In Europe, where NanoTherm therapy is already approved via a CE mark to treat brain cancers, MagForce has six NanoActivators installed in Germany (in Berlin, Münster, Kiel, Cologne, Frankfurt, and Göttingen). With these installations, MagForce now has the capacity to continue with commercial treatments and the ongoing post-marketing GBM study. During 2015, MagForce initiated the first commercial treatment of GBM patients in Germany. Commercial therapy is currently available at three centres (in Münster, Berlin and Cologne), with all three having already treated patients. Although only a handful of patients were treated during 2015 and 2016, MagForce is investing in its commercial development team to drive the near-term commercial treatment rate through increasing its reach out to the medical community, patients and patient advocacy groups as well as working to streamline the reimbursement process. Additionally, the slow progress in Germany highlighted the reluctance of many of these seriously ill patients to travel to other countries for treatment; as such, MagForce now plans to roll out additional devices across Europe in order to improve patient access.

The current CE mark in Europe is for brain cancers, and NanoTherm therapy can therefore be used to treat primary and recurrent brain tumours. MagForce is focused on attracting patients from across the brain cancer spectrum, rather than just on recurrent disease, thereby enlarging the patient population who could benefit from this treatment.

Post-marketing GBM study ongoing

The post-marketing GBM study is still ongoing (the first patient was enrolled in March 2014). Although NanoTherm is already approved in Europe, the study was planned to drive wider acceptance, awareness and uptake of NanoTherm. Installation of the current NanoActivators in Germany, in addition to familiarisation with their operation, has been facilitated by this study. Although the study has yet to yield any data, the benefits are already being realised through commercial treatment of patients (around 50 patients to date). We do not expect any data in the near term from the study and as it is not required for any regulatory purposes we do not expect the data to have a significant impact on the uptake and use of NanoTherm therapy. Instead, we believe this will be realised through ongoing commercial efforts; however, lack of granularity with regards to future commercial strategy make this difficult to assess.

Broader European expansion in the future

We expect that MagForce will look to accelerate installations of NanoActivators outside of Germany this year, as physicians gain more experience of the therapy and more data become available. We believe that installing a further 20-25 NanoActivators across the major European countries over the next five to 10 years seems achievable. Each NanoActivator costs around €400k, which we capitalise as a tangible fixed asset, depreciating the cost over 10 years. We assume MagForce is able to recoup this initial outlay via an arrangement with the hospital where each large NanoActivator is placed through a pay per use fee. It could also adopt a standard leasing agreement over five years. This should be seen in the context of around 25k new cases of brain cancer in the EU5 (the United Kingdom, France, Germany, Italy and Spain) per year.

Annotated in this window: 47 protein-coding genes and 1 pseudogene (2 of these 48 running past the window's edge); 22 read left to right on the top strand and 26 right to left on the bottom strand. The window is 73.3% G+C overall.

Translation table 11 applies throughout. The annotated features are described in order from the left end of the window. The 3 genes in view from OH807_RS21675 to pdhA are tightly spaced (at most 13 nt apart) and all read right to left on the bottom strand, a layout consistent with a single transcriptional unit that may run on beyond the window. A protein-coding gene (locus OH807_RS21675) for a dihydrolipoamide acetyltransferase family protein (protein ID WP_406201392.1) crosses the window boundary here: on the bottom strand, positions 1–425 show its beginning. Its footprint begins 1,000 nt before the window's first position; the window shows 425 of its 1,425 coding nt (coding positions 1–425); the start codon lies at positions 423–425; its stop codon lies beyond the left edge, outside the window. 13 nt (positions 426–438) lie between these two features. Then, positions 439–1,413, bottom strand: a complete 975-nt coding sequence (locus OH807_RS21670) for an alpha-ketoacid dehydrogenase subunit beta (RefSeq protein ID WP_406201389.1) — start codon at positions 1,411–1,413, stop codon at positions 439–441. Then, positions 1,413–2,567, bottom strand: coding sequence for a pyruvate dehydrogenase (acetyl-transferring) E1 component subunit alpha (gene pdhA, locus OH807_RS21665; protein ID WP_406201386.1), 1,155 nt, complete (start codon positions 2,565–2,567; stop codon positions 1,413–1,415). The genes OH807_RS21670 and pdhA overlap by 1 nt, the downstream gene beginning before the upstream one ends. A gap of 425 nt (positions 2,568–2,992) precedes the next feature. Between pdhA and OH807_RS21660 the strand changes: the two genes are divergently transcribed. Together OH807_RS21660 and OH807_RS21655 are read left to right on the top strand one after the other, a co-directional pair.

Glioblastoma: Treatment paradigm

GBMs arise from astrocytes and are usually highly malignant due to the speed at which they grow. At any time a large number of cancer cells are dividing and expanding; this growth is driven by a substantial blood supply, which nourishes the tumour cells. GBMs can be divided into two types: the more common faster growing primary tumours and slower but still aggressive secondary tumours. Primary tumours make up about 90% of all GBMs and are the focus of MagForce’s NanoTherm therapy.

Standard GBM treatment involves tumour resection followed by postoperative radiotherapy combined with temozolomide. GBM tumours consist of about 15% of all primary brain cancers. The WHO reported approximately 250,000 new cases of brain or nervous system cancer worldwide in 2012, while mortality was around 190,000. Survival rates are some of the lowest among all cancers (three-year survival of c 10%).

Prostate cancer development is a distinct possibility

With NanoTherm nanoparticle-based therapy for cancer prostate cancer now advancing in the US, this indication could also be developed in Europe, utilising data from the US to help secure approval. The smaller NanoActivators (pNanoActivators) currently under development by MagForce USA could potentially be sold in Europe in the future, helping to drive this market. At this early stage, we attribute no value to prostate cancer in Europe due to the company’s focus on GBM in Europe and no information on timelines with regards to the indication.

After lung cancer, prostate cancer is the most common cancer among men. In 2012, worldwide there were 1.1m reported new cases of prostate cancer with 307.5 thousand deaths. Treatment of prostate cancer depends on the progression of the disease; for localised cancer, surgery is commonly utilised, with chemo, radiation, hormone and biologic therapy combinations also utilised for more advanced cases. Prostate cancer has surgical treatment rates of around one in 10 patients, representing a significant patient population. Surgical treatments commonly involve a radical prostatectomy: the complete removal of the prostate including surrounding tissue. Two types exist: retropubic (incision in the abdomen) or perineal (incision in the area between the scrotum and anus) prostatectomy. Common problems after surgery include impotence, inguinal hernia (bulging of fat/small intestine through weak muscle) and leakage of urine.

MagForce’s upcoming prostate cancer study in the US plans to enrol 120 patients who have grade 7 (Gleason score) prostate cancer and are under active surveillance. Grade 7 defines a moderate growing tumour, one that can be readily operated on. The NanoTherm therapy will be used to ablate cancer lesions.